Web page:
A layover of more than a few hours can be annoying. But what about a layover that lasts six months? Sounds nuts, but it may be something you want to do – on purpose.
Here's why: Last summer, Conor Knighton flew from his home in Los Angeles to Berlin. A week later he flew home. He booked the entire ticket using his American Airline miles - 30,000 each way.
In a few months, he’s going to fly to Hawaii. For zero dollars. And zero miles. How’s he doing it? He took advantage of a rarely used, but very valuable benefit of American's frequent flier program.
You see, it's 30,000 miles to fly from Europe to Los Angeles. It's also 30,000 miles to fly from Europe to Hawaii - with a stopover in Los Angeles. When you're traveling on an award ticket, American allows you a free stopover in the city you use to enter or leave the United States. That stopover can be for a few days, or up to a year.
In Conor’s example, he flew from Berlin to Los Angeles. He’s using LA as his stopover and then going onto Hawaii months later.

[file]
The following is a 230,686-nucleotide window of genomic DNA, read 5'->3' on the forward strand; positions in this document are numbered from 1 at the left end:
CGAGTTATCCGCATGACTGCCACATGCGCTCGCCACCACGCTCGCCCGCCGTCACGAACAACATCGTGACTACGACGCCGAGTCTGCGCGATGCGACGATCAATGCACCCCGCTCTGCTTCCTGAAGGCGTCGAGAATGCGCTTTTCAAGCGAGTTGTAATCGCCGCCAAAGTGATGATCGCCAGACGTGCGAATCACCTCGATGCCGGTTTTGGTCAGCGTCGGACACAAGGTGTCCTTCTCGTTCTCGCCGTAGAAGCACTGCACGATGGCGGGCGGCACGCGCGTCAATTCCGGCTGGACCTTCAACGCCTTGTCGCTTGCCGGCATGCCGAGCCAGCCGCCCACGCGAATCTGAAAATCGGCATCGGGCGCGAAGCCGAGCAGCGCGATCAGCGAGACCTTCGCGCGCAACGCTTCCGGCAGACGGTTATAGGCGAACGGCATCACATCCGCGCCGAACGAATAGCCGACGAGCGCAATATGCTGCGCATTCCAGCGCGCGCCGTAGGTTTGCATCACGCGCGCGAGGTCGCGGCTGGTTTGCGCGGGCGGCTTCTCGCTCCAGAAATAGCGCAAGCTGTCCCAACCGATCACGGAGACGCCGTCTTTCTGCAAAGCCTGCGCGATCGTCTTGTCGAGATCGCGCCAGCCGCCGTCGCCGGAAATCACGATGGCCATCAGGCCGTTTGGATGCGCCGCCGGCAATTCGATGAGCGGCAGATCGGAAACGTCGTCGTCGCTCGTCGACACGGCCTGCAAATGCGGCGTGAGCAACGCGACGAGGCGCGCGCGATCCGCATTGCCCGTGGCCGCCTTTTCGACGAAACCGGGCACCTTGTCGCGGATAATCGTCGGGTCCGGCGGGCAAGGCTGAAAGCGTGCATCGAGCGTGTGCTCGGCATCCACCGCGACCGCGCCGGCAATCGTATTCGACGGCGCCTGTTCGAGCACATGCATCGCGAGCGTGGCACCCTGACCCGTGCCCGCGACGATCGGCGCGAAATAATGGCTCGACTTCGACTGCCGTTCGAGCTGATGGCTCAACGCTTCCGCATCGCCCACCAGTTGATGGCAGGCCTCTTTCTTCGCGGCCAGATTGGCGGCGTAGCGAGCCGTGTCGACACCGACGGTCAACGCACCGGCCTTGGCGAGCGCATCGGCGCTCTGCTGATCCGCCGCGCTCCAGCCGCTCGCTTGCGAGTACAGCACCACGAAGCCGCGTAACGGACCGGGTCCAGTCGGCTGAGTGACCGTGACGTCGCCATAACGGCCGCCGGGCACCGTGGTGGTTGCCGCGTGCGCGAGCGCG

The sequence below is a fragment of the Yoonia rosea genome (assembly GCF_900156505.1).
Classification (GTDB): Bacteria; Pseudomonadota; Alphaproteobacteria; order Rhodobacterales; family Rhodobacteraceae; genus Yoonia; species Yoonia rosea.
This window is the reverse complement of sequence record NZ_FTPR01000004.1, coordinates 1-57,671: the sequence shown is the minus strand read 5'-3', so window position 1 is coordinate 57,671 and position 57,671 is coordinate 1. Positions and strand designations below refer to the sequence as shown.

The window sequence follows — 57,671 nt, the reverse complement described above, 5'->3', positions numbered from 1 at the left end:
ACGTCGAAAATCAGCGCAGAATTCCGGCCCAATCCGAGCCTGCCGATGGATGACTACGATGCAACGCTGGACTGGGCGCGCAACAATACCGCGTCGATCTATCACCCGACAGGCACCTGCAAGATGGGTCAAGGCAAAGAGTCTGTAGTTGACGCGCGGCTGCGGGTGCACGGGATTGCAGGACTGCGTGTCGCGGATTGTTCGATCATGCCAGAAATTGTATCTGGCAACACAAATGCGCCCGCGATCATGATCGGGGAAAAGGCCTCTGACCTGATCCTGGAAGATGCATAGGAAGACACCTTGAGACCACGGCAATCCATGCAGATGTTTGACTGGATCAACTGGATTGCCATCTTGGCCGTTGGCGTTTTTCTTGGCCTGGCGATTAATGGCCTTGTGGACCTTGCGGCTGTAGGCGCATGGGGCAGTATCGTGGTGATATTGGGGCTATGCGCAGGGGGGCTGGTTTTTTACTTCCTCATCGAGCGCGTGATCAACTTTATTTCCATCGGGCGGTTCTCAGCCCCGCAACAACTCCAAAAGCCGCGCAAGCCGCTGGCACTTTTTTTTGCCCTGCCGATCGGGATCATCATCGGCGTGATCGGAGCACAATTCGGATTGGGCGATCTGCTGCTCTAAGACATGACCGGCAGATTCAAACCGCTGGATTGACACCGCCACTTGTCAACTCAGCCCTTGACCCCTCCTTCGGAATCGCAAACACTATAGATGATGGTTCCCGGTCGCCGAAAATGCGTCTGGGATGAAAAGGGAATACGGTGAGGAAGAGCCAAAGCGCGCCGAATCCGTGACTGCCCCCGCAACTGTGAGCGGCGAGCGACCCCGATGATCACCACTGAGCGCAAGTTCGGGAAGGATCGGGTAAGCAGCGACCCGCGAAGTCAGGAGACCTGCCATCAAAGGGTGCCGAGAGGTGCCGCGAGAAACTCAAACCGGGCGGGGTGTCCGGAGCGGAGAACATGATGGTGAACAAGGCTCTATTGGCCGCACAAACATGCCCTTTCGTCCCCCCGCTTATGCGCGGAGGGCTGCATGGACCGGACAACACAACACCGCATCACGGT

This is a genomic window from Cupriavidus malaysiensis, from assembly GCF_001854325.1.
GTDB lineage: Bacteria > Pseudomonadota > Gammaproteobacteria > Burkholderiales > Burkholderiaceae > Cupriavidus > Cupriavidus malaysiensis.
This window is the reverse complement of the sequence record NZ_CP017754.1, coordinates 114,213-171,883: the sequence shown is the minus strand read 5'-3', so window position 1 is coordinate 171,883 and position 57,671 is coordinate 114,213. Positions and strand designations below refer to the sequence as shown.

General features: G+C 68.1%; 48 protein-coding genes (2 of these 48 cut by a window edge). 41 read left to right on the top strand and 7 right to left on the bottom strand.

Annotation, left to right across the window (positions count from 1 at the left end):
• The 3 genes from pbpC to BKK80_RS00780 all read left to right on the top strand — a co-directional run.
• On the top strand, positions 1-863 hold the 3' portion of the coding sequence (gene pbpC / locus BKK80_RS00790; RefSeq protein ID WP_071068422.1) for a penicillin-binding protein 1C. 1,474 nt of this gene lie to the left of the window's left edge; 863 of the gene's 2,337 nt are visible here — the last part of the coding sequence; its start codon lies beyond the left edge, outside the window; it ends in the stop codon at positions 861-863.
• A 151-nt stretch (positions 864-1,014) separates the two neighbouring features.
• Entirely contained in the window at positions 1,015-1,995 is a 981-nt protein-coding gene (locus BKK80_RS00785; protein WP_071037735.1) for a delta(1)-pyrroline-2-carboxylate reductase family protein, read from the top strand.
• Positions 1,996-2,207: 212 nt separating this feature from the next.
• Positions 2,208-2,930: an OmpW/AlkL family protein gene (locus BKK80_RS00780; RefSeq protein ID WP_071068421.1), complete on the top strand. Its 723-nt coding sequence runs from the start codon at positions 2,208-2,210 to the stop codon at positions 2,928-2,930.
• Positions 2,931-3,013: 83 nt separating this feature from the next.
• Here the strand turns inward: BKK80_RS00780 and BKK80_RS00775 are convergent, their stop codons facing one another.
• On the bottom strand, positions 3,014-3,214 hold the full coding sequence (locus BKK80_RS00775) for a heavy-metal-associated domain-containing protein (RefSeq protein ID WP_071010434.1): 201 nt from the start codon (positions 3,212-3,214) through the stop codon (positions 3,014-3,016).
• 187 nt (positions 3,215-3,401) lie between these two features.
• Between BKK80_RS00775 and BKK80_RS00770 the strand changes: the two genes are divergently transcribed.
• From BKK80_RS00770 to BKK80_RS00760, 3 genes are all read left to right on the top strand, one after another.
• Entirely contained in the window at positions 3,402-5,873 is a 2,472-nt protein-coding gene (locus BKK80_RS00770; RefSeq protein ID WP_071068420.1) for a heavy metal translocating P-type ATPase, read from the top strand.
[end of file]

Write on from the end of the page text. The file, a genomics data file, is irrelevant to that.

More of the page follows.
Did he know when he’ll be going to Hawaii. Not exactly. He simply picked an arbitrary date in the future and as long as there's space, he can change his Hawaiian departure date.
A ticket from Los Angeles to Hawaii usually costs 20,000 miles each way. So while he’ll have a free trip to Hawaii, he’s going to have to use points or cash to get back to home when he’s done is vacation. Still it works out cheaper than having to pay both ways.
There are ways to take advantage of free stopovers and one-ways on international trips using miles from many other programs as well. Make sure you do some research before you book, and read up on the fine print. It definitely helps if you live near an airline's hub, but there are still ways to use stopovers to your benefit.